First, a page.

As the administration looks to declare ObamaCare's first enrollment period a success, whether the health law is a winner or loser really depends on where you live.
Insurance rates vary on a state-by-state basis. So, whether premiums rise or hold steady on the heels of the Affordable Care Act open enrollment will hinge, in each state, on several factors.
Did the state sign up enough people? What are the demographics in the state? And did enough young and healthy participants sign up to cover the costs of insuring older, less-healthy enrollees?
Live in, say, Colorado or Connecticut? You're in luck.
According to a Department of Health and Human Services report released on March 11, the top-performing states for overall sign-ups included Colorado, whose target number was 73,600 enrollees and got 83,469; Connecticut, which aimed for 26,400 and attracted 57,465; and Florida, which targeted 381,600 and got 442,087.
But for every state performing well, another state is woefully behind.
The worst performers included Oregon, which targeted 189,600 but got 38,806; Washington, which sought 272,000 and attracted 107,262; and New Mexico, which sought 66,400 and got 15,012.
In each state, perhaps the most important factor is the mix of people joining the insurance exchanges. Nationally, the administration was aiming for roughly 40 percent in the coveted 18-34-year-old demographic.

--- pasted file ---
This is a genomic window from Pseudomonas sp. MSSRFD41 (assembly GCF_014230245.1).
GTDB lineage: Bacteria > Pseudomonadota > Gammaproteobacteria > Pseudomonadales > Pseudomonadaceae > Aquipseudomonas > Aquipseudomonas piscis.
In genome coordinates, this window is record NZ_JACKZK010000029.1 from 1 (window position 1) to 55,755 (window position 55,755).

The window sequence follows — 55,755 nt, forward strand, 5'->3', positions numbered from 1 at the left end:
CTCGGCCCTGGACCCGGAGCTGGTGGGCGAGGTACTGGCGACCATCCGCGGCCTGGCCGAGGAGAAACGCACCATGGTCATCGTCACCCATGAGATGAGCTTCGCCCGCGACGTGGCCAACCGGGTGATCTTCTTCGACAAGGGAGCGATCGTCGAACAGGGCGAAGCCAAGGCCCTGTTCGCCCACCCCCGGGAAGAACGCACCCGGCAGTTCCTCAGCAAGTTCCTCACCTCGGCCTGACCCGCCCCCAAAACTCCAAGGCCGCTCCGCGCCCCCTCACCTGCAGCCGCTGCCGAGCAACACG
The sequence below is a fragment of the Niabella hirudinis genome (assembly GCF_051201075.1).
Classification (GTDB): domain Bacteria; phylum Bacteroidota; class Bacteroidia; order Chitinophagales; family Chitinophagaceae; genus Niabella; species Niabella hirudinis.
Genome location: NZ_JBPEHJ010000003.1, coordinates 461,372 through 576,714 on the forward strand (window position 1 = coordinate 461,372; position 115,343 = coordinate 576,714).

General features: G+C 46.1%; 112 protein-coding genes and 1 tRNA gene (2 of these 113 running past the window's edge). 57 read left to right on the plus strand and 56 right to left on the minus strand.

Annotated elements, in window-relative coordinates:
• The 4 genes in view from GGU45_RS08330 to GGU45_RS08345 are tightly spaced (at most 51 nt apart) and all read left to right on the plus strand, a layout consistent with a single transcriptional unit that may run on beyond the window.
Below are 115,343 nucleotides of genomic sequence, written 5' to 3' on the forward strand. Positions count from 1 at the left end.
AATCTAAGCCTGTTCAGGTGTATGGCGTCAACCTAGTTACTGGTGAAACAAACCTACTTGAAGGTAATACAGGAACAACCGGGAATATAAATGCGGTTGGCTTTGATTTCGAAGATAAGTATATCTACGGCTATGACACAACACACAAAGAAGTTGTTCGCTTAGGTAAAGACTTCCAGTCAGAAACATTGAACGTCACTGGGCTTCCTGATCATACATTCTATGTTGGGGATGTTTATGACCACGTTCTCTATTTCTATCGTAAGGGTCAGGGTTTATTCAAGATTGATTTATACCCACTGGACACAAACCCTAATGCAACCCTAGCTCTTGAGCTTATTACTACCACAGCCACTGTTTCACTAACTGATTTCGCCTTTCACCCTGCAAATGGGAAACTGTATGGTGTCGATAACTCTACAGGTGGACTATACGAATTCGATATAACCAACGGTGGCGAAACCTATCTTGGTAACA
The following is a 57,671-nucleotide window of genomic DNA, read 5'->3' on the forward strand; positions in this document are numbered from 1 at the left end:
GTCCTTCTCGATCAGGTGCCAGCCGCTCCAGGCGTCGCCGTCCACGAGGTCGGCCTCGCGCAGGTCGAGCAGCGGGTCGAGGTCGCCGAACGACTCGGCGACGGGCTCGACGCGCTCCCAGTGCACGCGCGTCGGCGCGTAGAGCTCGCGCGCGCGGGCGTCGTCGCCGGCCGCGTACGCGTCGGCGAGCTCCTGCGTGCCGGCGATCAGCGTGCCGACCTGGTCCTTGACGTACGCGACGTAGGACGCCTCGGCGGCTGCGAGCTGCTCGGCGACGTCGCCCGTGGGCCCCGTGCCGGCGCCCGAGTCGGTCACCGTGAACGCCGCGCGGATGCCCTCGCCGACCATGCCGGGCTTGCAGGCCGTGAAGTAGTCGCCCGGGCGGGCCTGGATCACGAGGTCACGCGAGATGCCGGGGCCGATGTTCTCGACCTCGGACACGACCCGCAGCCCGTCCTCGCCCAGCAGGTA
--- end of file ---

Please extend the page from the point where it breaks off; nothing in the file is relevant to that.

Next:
Recent stats suggest just a quarter, though, fall into that younger age group.
"I do think this will be a problem," said Betsy McCaughey, author of the book "Beating Obamacare 2014: Avoid the Landmines and Protect Your Health, Income, and Freedom."
At the state level, Utah, Kansas, Louisiana and South Dakota were all doing well in attracting younger enrollees. The District of Columbia did better than all of them, with 45 percent of participants in that prime demographic.
But in Oregon, whose state-run site was among the worst in the country, just 18 percent of those signing up were between 18 and 34 years old. Hawaii, Arizona and Maine did almost as poorly in that regard.
McCaughey, also a former New York lieutenant governor, told FoxNews.com that Americans might never know whether the government failed to attract the right mix of enrollees -- because officials could quietly stabilize premium rates by continuing to subsidize them with federal dollars.
Edmund F. Haislmaier, an expert in health care policy for the conservative Heritage Foundation, agrees with McCaughey that government subsidies to enrollees and insurance companies will likely hold down premium costs.
"There will be no death spiral because everything will be subsidized out the wazoo or the back door," he told FoxNews.com.
He also thinks the big concern is in the percentage of people who are buying the gold, platinum, silver and bronze policies.
Haislmaier says 67 percent of those who have enrolled in ObamaCare have chosen the largely cost-efficient, full-coverage silver plan because they need medical treatment -- and that 94 percent of those plans are subsidized.
"That's where I think there is a disproportional number of sick people," he said.